MSI Radeon RX 5500 XT Gaming X 8GB review

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MSI Radeon RX 5500 XT 8GB (Gaming X)
Mainstream Radeon gaming in that MSI Flavah

For our 3rd Radeon RX 5500 XT review we peek at an offering from MSI, this 8GB version is, you guessed it already, the most silent card we have had our hands-on. I am not joking, as it is SILENT.  Not just that's he's quite a looker as well. Yeah, it's time to look at NAVI14, the codename for the GPU that empowers the Radeon RX 5500 XT. AMD's new mainstream graphics card will be targeted at a still massive (and in fact biggest) 1920x1080 resolution gaming market, available in 4GB and 8GB models. NAVI14 basically is NAVI10 but then cut down. The basis of the product that we test today is the NAVI GPU, with a die fabbed as a 7nm package and 4GB/8GB of GDDR6 graphics memory running a 128-bit wide bus and an effective data rate at 14 Gbps.

The NAVI14 based product uses RDNA architecture and is manufactured at a 7nm structure width. The product will be replacing Polaris, as in Radeon RX 480/570/580/590. That originally was based on a 14nm design, the GPU die was 221mm2. NAVI14 performs at the very same performance level, however with a far smaller GPU die at 158mm2. And that brings massive gains in performance per watt ratios. The GPU contains 1408 shaders, 32 rasterizers, and 88 texture units. The 4 or 8GB GDDR6 (optional) memory runs at 1750 MHz and manages 224 GB/s over its 128-bit bus. It does all that on merely eight PCIe Gen3 or if available 4 lanes. The total board power design for this product series is tagged at 130W. The GPU game clock is dynamic at 1717 MHz with a peak boost clock to 1845 MHz. You will notice that NAVI14 cards are fitted with GDDR6 memory at 14 Gbps. The default cards are based on 4GB of graphics memory, but 8GB SKUs will be available as well. All factors combine to deliver mainstream graphics cards pushing that 5 TFLOP domain. As mentioned, the 5500 XT cards will sit in the Polaris domain of performance, thus think Radeon RX 480/570/580 and maybe even 590 with higher clocked and less power restricted AIB cards. Compared to team green the Radeon RX 5500 XT will be battling with the GeForce GTX 1650 Super 4GB.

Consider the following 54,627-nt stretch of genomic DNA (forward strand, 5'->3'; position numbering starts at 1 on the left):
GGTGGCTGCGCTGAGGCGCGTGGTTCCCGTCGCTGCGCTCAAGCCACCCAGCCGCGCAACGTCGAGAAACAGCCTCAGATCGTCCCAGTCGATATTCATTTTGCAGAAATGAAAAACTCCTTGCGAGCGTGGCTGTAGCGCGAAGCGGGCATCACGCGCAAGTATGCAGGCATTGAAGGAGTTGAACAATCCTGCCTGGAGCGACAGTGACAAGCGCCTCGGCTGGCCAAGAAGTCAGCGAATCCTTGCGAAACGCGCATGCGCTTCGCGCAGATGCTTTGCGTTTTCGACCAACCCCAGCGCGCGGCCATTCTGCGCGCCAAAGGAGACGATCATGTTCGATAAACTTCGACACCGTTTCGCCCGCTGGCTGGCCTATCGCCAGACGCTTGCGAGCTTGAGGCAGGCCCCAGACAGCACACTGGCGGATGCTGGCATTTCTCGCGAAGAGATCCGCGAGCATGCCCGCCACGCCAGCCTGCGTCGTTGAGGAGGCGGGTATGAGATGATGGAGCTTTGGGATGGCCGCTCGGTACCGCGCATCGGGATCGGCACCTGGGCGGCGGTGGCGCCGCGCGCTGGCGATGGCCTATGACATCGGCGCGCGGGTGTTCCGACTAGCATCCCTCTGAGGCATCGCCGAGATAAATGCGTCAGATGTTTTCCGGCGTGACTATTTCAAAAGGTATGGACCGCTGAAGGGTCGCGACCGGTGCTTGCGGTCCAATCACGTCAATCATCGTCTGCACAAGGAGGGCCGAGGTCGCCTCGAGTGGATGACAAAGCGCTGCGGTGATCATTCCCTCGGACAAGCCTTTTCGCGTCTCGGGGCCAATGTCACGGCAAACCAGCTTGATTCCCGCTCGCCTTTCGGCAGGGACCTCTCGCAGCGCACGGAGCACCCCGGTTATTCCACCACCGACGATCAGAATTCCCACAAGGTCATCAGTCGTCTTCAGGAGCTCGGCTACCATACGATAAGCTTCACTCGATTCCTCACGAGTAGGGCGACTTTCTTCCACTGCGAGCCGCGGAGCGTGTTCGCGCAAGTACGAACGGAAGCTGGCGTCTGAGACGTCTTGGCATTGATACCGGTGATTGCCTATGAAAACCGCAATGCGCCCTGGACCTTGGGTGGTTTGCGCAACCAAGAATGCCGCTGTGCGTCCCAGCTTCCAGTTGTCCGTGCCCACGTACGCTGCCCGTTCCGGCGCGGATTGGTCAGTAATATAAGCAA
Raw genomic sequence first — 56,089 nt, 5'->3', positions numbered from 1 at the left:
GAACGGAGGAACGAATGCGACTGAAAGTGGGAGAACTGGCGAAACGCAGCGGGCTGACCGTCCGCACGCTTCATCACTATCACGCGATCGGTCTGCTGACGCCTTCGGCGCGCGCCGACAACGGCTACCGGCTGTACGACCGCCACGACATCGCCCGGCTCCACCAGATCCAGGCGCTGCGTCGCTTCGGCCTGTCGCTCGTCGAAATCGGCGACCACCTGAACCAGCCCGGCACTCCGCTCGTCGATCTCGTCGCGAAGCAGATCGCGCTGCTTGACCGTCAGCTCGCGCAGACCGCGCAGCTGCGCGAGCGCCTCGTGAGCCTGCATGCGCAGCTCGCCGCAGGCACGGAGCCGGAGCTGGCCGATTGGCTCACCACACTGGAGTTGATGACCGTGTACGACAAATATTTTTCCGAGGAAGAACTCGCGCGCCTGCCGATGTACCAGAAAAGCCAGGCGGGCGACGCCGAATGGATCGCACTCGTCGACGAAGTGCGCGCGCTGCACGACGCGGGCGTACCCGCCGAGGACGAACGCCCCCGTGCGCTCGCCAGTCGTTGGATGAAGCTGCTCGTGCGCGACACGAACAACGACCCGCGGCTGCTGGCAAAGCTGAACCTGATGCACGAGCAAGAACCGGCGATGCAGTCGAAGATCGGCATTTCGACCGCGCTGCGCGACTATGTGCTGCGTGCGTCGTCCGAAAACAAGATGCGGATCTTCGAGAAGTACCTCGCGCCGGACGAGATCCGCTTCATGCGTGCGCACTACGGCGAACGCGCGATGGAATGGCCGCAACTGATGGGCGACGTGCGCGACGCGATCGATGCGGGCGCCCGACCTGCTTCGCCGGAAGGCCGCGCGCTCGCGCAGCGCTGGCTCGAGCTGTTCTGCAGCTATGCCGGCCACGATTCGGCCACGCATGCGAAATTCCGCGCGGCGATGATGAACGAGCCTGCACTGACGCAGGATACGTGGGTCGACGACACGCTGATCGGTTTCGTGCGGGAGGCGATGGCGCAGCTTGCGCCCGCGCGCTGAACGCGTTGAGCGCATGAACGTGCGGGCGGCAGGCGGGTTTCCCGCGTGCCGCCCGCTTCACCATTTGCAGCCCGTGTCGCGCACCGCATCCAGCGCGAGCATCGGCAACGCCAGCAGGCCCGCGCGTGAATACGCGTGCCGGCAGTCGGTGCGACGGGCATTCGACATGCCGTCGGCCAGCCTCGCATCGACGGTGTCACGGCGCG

MSI Radeon RX 5500 XT Gaming X 8GB

The next product in the RX 5500 XT lineup that we test is the MSI GamingX edition. This model is the proper one, with 8GB of graphics memory but is what is called an MSRP model, meaning the pricing should be close or equal to what AMD has defined for the reference model. Looking at the product deck, I don't think MSI will be releasing 4GB models even.

The Gaming X comes in that updated for Radeon Twinfrozer based style, fitted with two fans in a nice all dark design. It follows a 0dB technology, that allows the fans to stop spinning when the GPU core temperature remains below 60 Celsius. The top side has a bit of RGB, but little really. The PCB is reinforced by an aluminum backplate that adds structural rigidity. The card is pretty much reference clocked aside from a tiny little 20 MHz bump (on the game clock at 1737 MHz) but has that very same boost clock of 1845 MHz.  ironically almost all cards that we have reviewed from all brands, follow this clock setting. The base clock is higher at 1685 MHz, but really that not where the performance difference is to be found as the Game clock is where it's at. You connect this card with an 8-pin power header.

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